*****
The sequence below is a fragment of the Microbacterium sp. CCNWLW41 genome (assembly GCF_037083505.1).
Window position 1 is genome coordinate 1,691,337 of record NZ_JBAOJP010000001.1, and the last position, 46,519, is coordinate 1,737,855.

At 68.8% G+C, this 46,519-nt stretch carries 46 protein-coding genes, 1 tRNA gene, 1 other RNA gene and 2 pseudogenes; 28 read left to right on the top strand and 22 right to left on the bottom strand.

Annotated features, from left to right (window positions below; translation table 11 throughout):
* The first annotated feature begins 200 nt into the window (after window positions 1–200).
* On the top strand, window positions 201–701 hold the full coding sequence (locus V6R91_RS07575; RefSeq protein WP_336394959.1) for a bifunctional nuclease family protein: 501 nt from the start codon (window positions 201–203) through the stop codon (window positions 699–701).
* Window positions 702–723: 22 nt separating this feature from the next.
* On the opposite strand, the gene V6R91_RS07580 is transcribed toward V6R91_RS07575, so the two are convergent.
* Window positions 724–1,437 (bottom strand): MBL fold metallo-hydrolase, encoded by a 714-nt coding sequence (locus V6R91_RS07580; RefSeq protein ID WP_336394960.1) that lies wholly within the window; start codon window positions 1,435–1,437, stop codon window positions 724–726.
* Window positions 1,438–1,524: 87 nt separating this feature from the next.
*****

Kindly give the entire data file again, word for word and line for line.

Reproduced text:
The sequence below is a fragment of the Microbacterium sp. CCNWLW41 genome (assembly GCF_037083505.1).
Window position 1 is genome coordinate 1,691,337 of record NZ_JBAOJP010000001.1, and the last position, 46,519, is coordinate 1,737,855.

At 68.8% G+C, this 46,519-nt stretch carries 46 protein-coding genes, 1 tRNA gene, 1 other RNA gene and 2 pseudogenes; 28 read left to right on the top strand and 22 right to left on the bottom strand.

Annotated features, from left to right (window positions below; translation table 11 throughout):
* The first annotated feature begins 200 nt into the window (after window positions 1–200).
* On the top strand, window positions 201–701 hold the full coding sequence (locus V6R91_RS07575; RefSeq protein WP_336394959.1) for a bifunctional nuclease family protein: 501 nt from the start codon (window positions 201–203) through the stop codon (window positions 699–701).
* Window positions 702–723: 22 nt separating this feature from the next.
* On the opposite strand, the gene V6R91_RS07580 is transcribed toward V6R91_RS07575, so the two are convergent.
* Window positions 724–1,437 (bottom strand): MBL fold metallo-hydrolase, encoded by a 714-nt coding sequence (locus V6R91_RS07580; RefSeq protein ID WP_336394960.1) that lies wholly within the window; start codon window positions 1,435–1,437, stop codon window positions 724–726.
* Window positions 1,438–1,524: 87 nt separating this feature from the next.